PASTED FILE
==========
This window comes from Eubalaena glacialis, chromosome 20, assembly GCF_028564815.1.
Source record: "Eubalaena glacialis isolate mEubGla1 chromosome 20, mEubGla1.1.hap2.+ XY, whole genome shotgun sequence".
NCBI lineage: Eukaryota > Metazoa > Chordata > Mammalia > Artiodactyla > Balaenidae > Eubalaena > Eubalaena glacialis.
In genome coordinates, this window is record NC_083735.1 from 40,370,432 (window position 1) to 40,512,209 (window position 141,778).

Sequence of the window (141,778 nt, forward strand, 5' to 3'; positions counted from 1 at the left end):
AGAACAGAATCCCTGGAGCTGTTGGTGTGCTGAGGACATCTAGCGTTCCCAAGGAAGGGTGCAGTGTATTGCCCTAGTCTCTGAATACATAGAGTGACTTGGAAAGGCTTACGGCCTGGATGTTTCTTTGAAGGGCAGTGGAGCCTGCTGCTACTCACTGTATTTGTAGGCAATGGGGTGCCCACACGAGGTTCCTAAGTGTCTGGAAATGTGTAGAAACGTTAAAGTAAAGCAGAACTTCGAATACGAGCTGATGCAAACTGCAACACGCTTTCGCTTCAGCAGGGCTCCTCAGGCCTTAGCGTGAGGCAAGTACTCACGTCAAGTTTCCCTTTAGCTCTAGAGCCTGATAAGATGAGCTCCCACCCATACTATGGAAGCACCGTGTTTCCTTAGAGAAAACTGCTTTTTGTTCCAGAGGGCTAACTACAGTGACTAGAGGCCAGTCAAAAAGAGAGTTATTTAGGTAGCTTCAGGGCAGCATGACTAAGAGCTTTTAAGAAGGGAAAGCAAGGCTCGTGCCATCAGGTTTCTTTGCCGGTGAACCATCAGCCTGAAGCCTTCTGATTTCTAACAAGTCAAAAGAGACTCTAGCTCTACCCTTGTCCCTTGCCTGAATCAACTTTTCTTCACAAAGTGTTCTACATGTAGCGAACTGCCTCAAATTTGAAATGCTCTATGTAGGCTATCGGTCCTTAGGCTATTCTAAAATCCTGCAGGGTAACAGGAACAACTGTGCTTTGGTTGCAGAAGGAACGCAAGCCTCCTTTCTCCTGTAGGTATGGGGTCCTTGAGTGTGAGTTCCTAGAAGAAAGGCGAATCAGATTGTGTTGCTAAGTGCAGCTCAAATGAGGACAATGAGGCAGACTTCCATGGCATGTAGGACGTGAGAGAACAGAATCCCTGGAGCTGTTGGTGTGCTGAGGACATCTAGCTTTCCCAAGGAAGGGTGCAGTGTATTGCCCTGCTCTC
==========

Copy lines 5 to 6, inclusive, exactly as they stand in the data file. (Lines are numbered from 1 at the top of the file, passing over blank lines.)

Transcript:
Sequence of the window (141,778 nt, forward strand, 5' to 3'; positions counted from 1 at the left end):
AGAACAGAATCCCTGGAGCTGTTGGTGTGCTGAGGACATCTAGCGTTCCCAAGGAAGGGTGCAGTGTATTGCCCTAGTCTCTGAATACATAGAGTGACTTGGAAAGGCTTACGGCCTGGATGTTTCTTTGAAGGGCAGTGGAGCCTGCTGCTACTCACTGTATTTGTAGGCAATGGGGTGCCCACACGAGGTTCCTAAGTGTCTGGAAATGTGTAGAAACGTTAAAGTAAAGCAGAACTTCGAATACGAGCTGATGCAAACTGCAACACGCTTTCGCTTCAGCAGGGCTCCTCAGGCCTTAGCGTGAGGCAAGTACTCACGTCAAGTTTCCCTTTAGCTCTAGAGCCTGATAAGATGAGCTCCCACCCATACTATGGAAGCACCGTGTTTCCTTAGAGAAAACTGCTTTTTGTTCCAGAGGGCTAACTACAGTGACTAGAGGCCAGTCAAAAAGAGAGTTATTTAGGTAGCTTCAGGGCAGCATGACTAAGAGCTTTTAAGAAGGGAAAGCAAGGCTCGTGCCATCAGGTTTCTTTGCCGGTGAACCATCAGCCTGAAGCCTTCTGATTTCTAACAAGTCAAAAGAGACTCTAGCTCTACCCTTGTCCCTTGCCTGAATCAACTTTTCTTCACAAAGTGTTCTACATGTAGCGAACTGCCTCAAATTTGAAATGCTCTATGTAGGCTATCGGTCCTTAGGCTATTCTAAAATCCTGCAGGGTAACAGGAACAACTGTGCTTTGGTTGCAGAAGGAACGCAAGCCTCCTTTCTCCTGTAGGTATGGGGTCCTTGAGTGTGAGTTCCTAGAAGAAAGGCGAATCAGATTGTGTTGCTAAGTGCAGCTCAAATGAGGACAATGAGGCAGACTTCCATGGCATGTAGGACGTGAGAGAACAGAATCCCTGGAGCTGTTGGTGTGCTGAGGACATCTAGCTTTCCCAAGGAAGGGTGCAGTGTATTGCCCTGCTCTC